The Contribution of Biomass Combustion to Ambient Fine Particle Concentrations in the United States

EPA Grant Number: R826233
Title: The Contribution of Biomass Combustion to Ambient Fine Particle Concentrations in the United States
Investigators: Cass, Glen
Current Investigators: Cass, Glen , Fine, Philip M. , Seinfeld, John
Institution: California Institute of Technology
EPA Project Officer: Shapiro, Paul
Project Period: February 1, 1998 through January 31, 2001
Project Amount: $532,642
RFA: Ambient Air Quality (1997) RFA Text |  Recipients Lists
Research Category: Air Quality and Air Toxics , Air

Description:

The objective of this study is to quantify the contribution of biomass combustion sources to atmospheric fine particle concentrations throughout most of the United States. Both the spatial and seasonal variation of biomass smoke concentrations will be determined.

Approach:

This objective can be met through the use of newly developed organic chemical tracer techniques applied to biomass smoke source samples and to atmospheric fine particle samples. A series of field experiments involving source sampling, laboratory organic chemical analysis of source and atmospheric samples combined with air quality model development is proposed. First, those biomass combustion source types that account for approximately 90% of biomass smoke generation will be estimated via construction of a national emission inventory based on existing source activity and emission rate data. Then a source test program will be undertaken in which Caltech's dilution source sampling system will be used to measure the fine particle mass emission rate, particle elemental composition, particulate organic composition and particulate size distribution. Sources types to be tested include the obvious major contributors (fireplace combustion of wood, wood stoves, prescribed burns and forest fires) as well as any of the less obvious biomass sources that are found to be important (cigarette smoke, charcoal production, refuse incineration, agricultural waste disposal, etc.). Organic chemical fingerprints specific to the most important combinations of combustor type and fuel type will be determined by GC/MS analysis of the source samples. Atmospheric fine particle samples representative of a full year of sampling at approximately 80 to 100 sites across the United States will be analyzed by GC/MS to measure the ambient concentrations of biomass tracer compounds (e.g. thermally altered resin acids; syringol and guaiacyl-type compounds; plant waxes, etc.). Then air quality models will be applied that employ those chemical tracers to calculate, based on the source signatures, the contribution of biomass smoke to atmospheric fine organic aerosol and atmospheric fine particle mass concentrations. The spatial and seasonal distribution of the biomass smoke concentrations then will be mapped across the United States based on the air quality modeling results at the many air monitoring stations studied.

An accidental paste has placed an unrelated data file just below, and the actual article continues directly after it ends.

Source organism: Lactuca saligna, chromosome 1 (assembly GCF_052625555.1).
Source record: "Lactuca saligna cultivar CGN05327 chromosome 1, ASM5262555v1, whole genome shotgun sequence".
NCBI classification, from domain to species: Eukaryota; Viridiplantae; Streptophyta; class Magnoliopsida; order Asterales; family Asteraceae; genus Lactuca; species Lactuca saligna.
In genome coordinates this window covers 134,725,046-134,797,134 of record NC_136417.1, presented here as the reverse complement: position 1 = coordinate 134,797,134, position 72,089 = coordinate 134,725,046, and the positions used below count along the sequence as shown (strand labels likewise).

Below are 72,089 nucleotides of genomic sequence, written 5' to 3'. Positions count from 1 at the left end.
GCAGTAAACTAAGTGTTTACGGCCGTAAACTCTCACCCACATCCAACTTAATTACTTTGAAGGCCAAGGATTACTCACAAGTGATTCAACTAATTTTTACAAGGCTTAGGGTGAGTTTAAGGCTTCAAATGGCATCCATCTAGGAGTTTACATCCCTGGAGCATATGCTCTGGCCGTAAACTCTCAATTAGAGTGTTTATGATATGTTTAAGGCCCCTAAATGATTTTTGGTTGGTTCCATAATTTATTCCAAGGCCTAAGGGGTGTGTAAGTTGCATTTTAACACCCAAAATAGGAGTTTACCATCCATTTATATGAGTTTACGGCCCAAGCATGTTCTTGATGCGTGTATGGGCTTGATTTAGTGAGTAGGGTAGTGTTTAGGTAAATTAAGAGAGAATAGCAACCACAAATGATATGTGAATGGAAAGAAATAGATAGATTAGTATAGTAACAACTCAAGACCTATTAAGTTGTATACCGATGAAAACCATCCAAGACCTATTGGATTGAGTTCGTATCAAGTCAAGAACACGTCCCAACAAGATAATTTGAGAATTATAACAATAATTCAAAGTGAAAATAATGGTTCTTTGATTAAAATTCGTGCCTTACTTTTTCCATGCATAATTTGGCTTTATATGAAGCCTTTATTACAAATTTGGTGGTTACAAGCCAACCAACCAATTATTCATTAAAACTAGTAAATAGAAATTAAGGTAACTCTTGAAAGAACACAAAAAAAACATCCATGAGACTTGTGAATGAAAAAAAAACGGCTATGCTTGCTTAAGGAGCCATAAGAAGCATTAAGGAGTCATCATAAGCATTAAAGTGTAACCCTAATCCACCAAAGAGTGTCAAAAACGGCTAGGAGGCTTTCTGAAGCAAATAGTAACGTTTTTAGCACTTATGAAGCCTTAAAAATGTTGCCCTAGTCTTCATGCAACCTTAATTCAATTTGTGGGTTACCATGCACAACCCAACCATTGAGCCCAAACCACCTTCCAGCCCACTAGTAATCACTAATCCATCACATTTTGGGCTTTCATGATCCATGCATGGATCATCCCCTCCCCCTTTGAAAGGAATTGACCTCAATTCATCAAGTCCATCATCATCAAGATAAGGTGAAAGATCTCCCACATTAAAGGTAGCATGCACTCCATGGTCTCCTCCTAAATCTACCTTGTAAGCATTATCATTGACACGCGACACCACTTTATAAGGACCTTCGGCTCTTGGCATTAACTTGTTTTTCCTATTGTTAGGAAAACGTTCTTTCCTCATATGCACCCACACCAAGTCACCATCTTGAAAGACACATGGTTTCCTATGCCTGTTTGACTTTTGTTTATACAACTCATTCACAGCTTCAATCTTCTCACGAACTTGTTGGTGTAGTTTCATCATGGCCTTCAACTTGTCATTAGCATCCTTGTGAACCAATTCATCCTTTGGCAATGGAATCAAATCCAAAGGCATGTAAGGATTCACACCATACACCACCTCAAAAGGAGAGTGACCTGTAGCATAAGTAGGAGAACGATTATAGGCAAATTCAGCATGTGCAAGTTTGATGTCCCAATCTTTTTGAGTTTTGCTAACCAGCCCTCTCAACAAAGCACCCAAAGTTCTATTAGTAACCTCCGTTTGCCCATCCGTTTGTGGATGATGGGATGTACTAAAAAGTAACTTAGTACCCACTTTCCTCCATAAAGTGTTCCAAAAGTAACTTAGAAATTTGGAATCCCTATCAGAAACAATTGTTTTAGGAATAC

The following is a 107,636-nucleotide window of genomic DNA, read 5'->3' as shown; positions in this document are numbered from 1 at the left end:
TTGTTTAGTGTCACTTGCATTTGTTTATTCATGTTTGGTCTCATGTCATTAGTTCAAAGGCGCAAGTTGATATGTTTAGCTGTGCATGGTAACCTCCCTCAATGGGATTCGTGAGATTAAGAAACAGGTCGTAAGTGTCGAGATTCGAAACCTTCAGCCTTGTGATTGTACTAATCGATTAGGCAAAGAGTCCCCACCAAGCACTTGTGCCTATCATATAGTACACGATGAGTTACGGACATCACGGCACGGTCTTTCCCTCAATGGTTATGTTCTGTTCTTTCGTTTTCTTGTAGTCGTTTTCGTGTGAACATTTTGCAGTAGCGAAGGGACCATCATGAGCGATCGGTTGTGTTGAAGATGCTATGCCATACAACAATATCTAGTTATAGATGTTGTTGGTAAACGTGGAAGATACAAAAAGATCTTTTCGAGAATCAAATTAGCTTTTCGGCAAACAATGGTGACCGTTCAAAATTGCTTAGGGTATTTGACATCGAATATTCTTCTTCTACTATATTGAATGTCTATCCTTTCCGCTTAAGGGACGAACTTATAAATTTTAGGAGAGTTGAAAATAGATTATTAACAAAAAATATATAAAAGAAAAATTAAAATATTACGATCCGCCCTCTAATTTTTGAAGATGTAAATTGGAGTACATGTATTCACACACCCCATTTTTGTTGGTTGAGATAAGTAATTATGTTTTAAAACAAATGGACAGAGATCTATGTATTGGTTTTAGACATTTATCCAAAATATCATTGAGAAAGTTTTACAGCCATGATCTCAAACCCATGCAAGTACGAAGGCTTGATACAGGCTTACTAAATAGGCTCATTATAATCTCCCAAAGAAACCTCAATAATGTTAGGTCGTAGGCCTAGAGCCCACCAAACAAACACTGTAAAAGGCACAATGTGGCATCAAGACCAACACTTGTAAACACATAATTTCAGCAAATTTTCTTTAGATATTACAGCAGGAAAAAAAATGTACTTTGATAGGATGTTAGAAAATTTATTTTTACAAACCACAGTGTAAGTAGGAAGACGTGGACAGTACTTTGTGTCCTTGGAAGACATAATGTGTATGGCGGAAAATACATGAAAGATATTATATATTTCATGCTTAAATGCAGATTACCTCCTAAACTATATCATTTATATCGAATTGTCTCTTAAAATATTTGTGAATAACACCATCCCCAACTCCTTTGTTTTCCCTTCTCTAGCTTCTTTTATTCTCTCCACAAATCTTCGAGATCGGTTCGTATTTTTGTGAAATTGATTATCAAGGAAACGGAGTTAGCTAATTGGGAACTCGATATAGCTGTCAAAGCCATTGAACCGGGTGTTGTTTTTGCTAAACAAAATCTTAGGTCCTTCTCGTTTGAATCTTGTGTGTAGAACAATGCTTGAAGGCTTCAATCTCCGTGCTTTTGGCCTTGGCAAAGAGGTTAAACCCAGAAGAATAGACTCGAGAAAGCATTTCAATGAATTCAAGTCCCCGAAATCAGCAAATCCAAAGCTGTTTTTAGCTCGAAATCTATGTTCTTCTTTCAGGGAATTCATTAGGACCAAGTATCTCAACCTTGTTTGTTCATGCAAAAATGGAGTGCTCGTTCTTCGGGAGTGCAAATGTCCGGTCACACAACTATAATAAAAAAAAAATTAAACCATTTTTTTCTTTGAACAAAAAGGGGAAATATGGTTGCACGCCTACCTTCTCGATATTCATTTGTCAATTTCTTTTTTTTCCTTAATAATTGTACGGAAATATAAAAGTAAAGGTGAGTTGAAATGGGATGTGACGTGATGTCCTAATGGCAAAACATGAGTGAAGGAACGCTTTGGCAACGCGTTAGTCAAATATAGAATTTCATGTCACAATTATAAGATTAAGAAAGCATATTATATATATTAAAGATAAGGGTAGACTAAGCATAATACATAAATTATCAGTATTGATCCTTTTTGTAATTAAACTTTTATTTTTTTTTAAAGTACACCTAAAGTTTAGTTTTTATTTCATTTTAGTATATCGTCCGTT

Expected Results:

Smoke from biomass combustion is one of the largest yet least well characterized contributors to atmospheric fine particle levels. Biomass combustion sources are believed to contribute 14 to 30% of the fine particle concentrations in cities, account for 16% of the national inventory of fine particle emissions and account for more than half of the non-fugitive dust primary fine particle emissions nationally. But because these emissions often occur from largely unregulated area-wide sources a clear nationwide picture of biomass smoke concentrations in the atmosphere is not presently available. The proposed study will deliver: (1) detailed, accurate, source profiles for biomass combustion sources that describe emission rates, particle composition and particle size, (2) characterization of the atmospheric concentration of biomass organic chemical tracer compounds across the nation, (3) air quality modeling methods for biomass smoke based on organic chemical tracers and (4) a knowledge of the spatial and seasonal distribution of biomass smoke over much of North America. The information to be created by this research is critical to the future development of air quality management plans for attainment of the proposed national ambient air quality standard for fine particles.

Publications and Presentations:

Publications have been submitted on this project: View all 12 publications for this project

Journal Articles:

Journal Articles have been submitted on this project: View all 6 journal articles for this project

Supplemental Keywords:

biomass, combustion, ambient air, particulate, organics, environmental chemistry, engineering measurement methods, entire United States., RFA, Scientific Discipline, Air, particulate matter, Environmental Chemistry, Environmental Monitoring, ambient air quality, particulates, air toxics, chemical characteristics, fine particles, ambient measurement methods, biomass combustion, smoke concentrations, seasonal variation, organic chemical trace techniques, incineration

Progress and Final Reports:

  • 1998 Progress Report
  • 1999
  • Final Report